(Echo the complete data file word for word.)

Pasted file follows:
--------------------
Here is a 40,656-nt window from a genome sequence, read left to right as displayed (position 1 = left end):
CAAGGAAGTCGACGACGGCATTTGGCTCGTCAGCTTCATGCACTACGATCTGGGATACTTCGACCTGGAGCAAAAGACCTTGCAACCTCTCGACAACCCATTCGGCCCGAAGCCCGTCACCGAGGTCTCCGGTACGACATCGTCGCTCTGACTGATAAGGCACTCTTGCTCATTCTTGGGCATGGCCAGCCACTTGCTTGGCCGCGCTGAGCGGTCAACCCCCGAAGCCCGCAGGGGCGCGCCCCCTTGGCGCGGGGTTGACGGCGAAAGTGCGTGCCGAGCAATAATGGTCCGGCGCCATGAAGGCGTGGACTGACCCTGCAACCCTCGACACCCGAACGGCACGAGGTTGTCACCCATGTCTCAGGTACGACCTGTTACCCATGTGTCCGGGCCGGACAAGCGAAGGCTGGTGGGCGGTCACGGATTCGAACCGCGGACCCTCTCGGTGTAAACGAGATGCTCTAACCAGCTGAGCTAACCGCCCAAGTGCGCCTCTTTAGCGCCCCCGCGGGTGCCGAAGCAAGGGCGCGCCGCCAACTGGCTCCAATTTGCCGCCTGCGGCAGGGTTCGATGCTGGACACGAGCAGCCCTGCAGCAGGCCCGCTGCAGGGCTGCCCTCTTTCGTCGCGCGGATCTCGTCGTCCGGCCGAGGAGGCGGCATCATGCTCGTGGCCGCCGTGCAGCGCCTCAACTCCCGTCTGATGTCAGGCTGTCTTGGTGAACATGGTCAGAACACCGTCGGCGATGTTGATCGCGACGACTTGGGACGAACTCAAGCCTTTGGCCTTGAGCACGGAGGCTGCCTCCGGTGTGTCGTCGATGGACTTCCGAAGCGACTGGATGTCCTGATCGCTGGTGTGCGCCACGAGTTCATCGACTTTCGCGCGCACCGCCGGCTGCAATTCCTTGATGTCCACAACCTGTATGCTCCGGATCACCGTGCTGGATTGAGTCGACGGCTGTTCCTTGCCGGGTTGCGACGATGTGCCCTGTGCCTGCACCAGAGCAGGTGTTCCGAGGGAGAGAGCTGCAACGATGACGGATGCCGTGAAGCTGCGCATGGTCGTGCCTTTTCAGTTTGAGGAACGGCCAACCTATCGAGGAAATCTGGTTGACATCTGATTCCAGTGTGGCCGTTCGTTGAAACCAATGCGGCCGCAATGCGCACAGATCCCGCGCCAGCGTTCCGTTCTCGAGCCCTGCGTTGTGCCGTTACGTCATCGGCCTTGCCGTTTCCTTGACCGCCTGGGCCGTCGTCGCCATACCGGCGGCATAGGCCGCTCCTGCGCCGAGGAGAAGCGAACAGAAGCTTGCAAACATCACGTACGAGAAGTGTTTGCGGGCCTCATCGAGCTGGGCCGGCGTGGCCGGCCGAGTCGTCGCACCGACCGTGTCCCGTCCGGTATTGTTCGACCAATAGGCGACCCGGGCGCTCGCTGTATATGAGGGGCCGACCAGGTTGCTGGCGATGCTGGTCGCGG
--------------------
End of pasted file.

Here is a 40,656-nt window from a genome sequence, read left to right as displayed (position 1 = left end):
CAAGGAAGTCGACGACGGCATTTGGCTCGTCAGCTTCATGCACTACGATCTGGGATACTTCGACCTGGAGCAAAAGACCTTGCAACCTCTCGACAACCCATTCGGCCCGAAGCCCGTCACCGAGGTCTCCGGTACGACATCGTCGCTCTGACTGATAAGGCACTCTTGCTCATTCTTGGGCATGGCCAGCCACTTGCTTGGCCGCGCTGAGCGGTCAACCCCCGAAGCCCGCAGGGGCGCGCCCCCTTGGCGCGGGGTTGACGGCGAAAGTGCGTGCCGAGCAATAATGGTCCGGCGCCATGAAGGCGTGGACTGACCCTGCAACCCTCGACACCCGAACGGCACGAGGTTGTCACCCATGTCTCAGGTACGACCTGTTACCCATGTGTCCGGGCCGGACAAGCGAAGGCTGGTGGGCGGTCACGGATTCGAACCGCGGACCCTCTCGGTGTAAACGAGATGCTCTAACCAGCTGAGCTAACCGCCCAAGTGCGCCTCTTTAGCGCCCCCGCGGGTGCCGAAGCAAGGGCGCGCCGCCAACTGGCTCCAATTTGCCGCCTGCGGCAGGGTTCGATGCTGGACACGAGCAGCCCTGCAGCAGGCCCGCTGCAGGGCTGCCCTCTTTCGTCGCGCGGATCTCGTCGTCCGGCCGAGGAGGCGGCATCATGCTCGTGGCCGCCGTGCAGCGCCTCAACTCCCGTCTGATGTCAGGCTGTCTTGGTGAACATGGTCAGAACACCGTCGGCGATGTTGATCGCGACGACTTGGGACGAACTCAAGCCTTTGGCCTTGAGCACGGAGGCTGCCTCCGGTGTGTCGTCGATGGACTTCCGAAGCGACTGGATGTCCTGATCGCTGGTGTGCGCCACGAGTTCATCGACTTTCGCGCGCACCGCCGGCTGCAATTCCTTGATGTCCACAACCTGTATGCTCCGGATCACCGTGCTGGATTGAGTCGACGGCTGTTCCTTGCCGGGTTGCGACGATGTGCCCTGTGCCTGCACCAGAGCAGGTGTTCCGAGGGAGAGAGCTGCAACGATGACGGATGCCGTGAAGCTGCGCATGGTCGTGCCTTTTCAGTTTGAGGAACGGCCAACCTATCGAGGAAATCTGGTTGACATCTGATTCCAGTGTGGCCGTTCGTTGAAACCAATGCGGCCGCAATGCGCACAGATCCCGCGCCAGCGTTCCGTTCTCGAGCCCTGCGTTGTGCCGTTACGTCATCGGCCTTGCCGTTTCCTTGACCGCCTGGGCCGTCGTCGCCATACCGGCGGCATAGGCCGCTCCTGCGCCGAGGAGAAGCGAACAGAAGCTTGCAAACATCACGTACGAGAAGTGTTTGCGGGCCTCATCGAGCTGGGCCGGCGTGGCCGGCCGAGTCGTCGCACCGACCGTGTCCCGTCCGGTATTGTTCGACCAATAGGCGACCCGGGCGCTCGCTGTATATGAGGGGCCGACCAGGTTGCTGGCGATGCTGGTCGCGG